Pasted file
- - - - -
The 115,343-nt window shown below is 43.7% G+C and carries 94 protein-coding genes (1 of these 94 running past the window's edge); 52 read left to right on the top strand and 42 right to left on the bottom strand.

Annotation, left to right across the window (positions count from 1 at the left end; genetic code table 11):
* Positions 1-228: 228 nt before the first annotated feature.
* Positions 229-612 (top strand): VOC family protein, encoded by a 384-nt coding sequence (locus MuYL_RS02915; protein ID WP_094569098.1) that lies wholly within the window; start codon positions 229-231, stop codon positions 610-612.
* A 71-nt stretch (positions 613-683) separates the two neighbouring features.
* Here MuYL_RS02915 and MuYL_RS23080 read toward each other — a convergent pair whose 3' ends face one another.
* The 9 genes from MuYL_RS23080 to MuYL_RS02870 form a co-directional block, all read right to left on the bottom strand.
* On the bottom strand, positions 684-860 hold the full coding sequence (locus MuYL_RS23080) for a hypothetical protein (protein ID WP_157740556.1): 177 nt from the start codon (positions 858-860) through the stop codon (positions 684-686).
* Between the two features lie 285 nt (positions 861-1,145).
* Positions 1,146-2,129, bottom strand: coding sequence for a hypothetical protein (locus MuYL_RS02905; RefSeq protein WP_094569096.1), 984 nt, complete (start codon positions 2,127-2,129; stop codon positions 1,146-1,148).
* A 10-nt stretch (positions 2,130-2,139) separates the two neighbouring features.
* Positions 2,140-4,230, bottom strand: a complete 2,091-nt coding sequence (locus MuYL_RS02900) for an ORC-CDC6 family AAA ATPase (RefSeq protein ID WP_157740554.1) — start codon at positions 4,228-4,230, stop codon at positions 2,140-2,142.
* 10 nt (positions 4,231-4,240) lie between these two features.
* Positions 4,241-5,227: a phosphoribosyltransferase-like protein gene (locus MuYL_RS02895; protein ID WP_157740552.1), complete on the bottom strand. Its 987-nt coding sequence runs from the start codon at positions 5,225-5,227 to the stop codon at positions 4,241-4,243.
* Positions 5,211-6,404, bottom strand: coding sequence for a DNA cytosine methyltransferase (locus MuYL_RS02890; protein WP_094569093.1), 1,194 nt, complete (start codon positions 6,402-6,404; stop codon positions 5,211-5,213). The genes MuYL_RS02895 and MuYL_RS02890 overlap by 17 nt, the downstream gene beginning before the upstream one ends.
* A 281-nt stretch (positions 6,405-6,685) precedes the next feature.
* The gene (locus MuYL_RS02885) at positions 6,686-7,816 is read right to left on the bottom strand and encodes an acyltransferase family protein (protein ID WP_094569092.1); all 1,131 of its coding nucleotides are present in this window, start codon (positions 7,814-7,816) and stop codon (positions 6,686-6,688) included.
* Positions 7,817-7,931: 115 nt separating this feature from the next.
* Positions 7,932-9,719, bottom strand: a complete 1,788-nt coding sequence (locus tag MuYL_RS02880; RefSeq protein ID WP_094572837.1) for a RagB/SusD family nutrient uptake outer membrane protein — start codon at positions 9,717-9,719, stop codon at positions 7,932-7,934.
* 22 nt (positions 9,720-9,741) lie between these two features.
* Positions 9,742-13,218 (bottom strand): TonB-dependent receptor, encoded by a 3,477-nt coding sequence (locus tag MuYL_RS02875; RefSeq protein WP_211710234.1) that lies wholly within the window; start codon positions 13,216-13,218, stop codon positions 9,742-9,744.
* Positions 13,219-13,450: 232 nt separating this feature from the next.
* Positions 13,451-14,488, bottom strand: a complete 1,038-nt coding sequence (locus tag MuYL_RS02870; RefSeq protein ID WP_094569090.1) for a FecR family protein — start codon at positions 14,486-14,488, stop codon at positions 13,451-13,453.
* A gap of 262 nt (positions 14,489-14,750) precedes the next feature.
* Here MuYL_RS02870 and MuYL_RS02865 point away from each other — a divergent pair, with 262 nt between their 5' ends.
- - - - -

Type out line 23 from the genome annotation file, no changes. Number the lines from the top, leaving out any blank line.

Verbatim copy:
* Positions 13,451-14,488, bottom strand: a complete 1,038-nt coding sequence (locus tag MuYL_RS02870; RefSeq protein ID WP_094569090.1) for a FecR family protein — start codon at positions 14,486-14,488, stop codon at positions 13,451-13,453.